I’m Getting Old, And This Is How I Feel

I’m getting old.

Some days I wonder: how is it that I’m already in my twenties? I remember being a child. My only concern was to finish my homework and go play with the neighbor kids.

Now I’m here. When did this happen?

When people say they’re getting old, it’s in this tone of voice that suggests they’d rather jump off a cliff than add another year to their age. They see getting old as this awful, yet inevitable fact of life.

Is getting old all that bad?

It would be horrible, being a kid forever. Being subject to the whims of the adults, never quite being able to do everything you wanted? Having to stick to your bedtime and being ordered to go to bed when you were watching a really nice cartoon? It sucks.

How about being a teenager for eternity? shudder The teenage period is the worst time to be a human being. It’s a continuously heightened state of hormones. Not understanding why you’re feeling crazy and acting out is terrible. Having no idea what’s going on in your mind and body is so overwhelming. It’s a terrible place to be stuck in forever.

Young adults don’t have it so rosy either. Sure, the freedom adulthood brings is great. Here’s the rub: Freedom comes at a cost. The loss of innocence is a price I paid, that I wish I could take back. When I’m around kids, I wonder at how magical everything seems to them, how easily they believe folk tales. When I was a kid, I spent hours before bedtime listening to my aunt’s intricate folk stories. I miss that.

There are other more tangible costs, like the cost of living. Adult level can take years to attain, but young people are under so much pressure to do it all at once. Get a job. Get an apartment. Pay the bills. Get married. Have kids. Can a person catch their breath?

With all these, middle age seems like the perfect time, doesn’t it? No school, the pressure has eased off, everything is nice and easy. Except… Not really. Middle-aged people have kids to clothe and feed, possibly younger relatives to support, and aging parents to look after. They have jobs, which they have to be good at, to take care of all those people leaning on them. Middle-aged people just want their kids to grow older and stop depending on them as much, so they can finally retire. It’s a really stressful place to be in.

Retirement age is the sweet spot! No more 9 to 5 grind. The kids are adults, and out in the world. Their parents are settled nicely in the country (or dead). All they have to do is wake up, putter about, cook, eat, nap, wake up and do it all again. BUT. This is the time that chronic age-related illnesses rear their heads.

Suddenly, they’re having aches and pains in places they didn’t realize it was possible to ache. They have heartburn when they eat too much. They pee five times after drinking a glass of wine. Most unjust of all, they don’t sleep as often as they used to. They lie awake in bed, thinking about all those nights they didn’t sleep because they had to work, and how it is that now when they can sleep, the sleep just won’t come.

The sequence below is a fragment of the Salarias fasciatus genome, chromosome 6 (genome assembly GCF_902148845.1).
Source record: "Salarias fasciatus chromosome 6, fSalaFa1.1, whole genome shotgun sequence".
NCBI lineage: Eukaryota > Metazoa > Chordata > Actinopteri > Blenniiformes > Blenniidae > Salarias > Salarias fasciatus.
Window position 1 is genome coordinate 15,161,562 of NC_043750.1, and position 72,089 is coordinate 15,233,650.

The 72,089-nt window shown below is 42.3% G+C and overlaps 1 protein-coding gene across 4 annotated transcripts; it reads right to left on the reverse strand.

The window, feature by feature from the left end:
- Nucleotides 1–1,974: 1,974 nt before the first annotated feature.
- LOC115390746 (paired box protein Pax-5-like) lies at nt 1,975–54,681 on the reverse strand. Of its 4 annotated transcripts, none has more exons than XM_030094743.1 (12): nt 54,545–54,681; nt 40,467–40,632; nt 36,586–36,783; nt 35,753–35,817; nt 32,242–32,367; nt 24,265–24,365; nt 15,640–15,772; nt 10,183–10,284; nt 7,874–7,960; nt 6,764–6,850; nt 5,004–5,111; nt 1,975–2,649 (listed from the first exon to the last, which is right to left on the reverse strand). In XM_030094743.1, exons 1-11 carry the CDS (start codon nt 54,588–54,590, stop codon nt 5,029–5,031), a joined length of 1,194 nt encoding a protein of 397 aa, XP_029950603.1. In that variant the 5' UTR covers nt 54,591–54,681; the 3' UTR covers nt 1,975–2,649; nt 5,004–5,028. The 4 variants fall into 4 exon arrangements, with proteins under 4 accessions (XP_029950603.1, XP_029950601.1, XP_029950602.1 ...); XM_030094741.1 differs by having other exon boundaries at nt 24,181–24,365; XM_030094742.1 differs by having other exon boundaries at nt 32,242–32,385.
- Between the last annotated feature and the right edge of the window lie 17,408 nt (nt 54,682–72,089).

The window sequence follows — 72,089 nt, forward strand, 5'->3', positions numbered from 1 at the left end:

Life sucks, and then you die.

Every stage of life has its challenges. People who want to be teenagers or young adults forever have forgotten how confusing everything was at that stage. If you complain about getting old, what horrible phase of life would you choose to be stuck at?

Getting old is not the problem. It’s not like we can do anything about it, so why stress over it? The point of life is to learn what we’re supposed to learn at each stage, and have all the fun we can while doing it.

What do you think about getting old? If you had to choose one stage of life to be stuck in forever, which would it be? Share your thoughts in the comments.

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4 thoughts on “I’m Getting Old, And This Is How I Feel

  1. I loved the post! It took me back to each time period and caused me to chuckle at how accurate the problems were that we encounter in this process called aging. I am now in my mid-sixties and while I can relate to having aches and pains, there were a few things you left out, like worry about how your retirement savings will last for another thirty years, what happens if a serious illness causes us to use all of our retirement. So you see it is not entirely carefree. Oh, I am glad I believe in a heaven! Really enjoyed your post though!

    1. Oh, I completely forgot about retirement finances! That’s a big one. It’s so remarkable that you’re in your sixties and still going strong. I hope I’m like you when I’m older.
      Thank you!

  2. 21/22 is a great age. The reasons are many and require a comprehensive analysis but the summary is this: you’re young enough that you don’t have many responsibilities but old enough that you are regarded as an adult.

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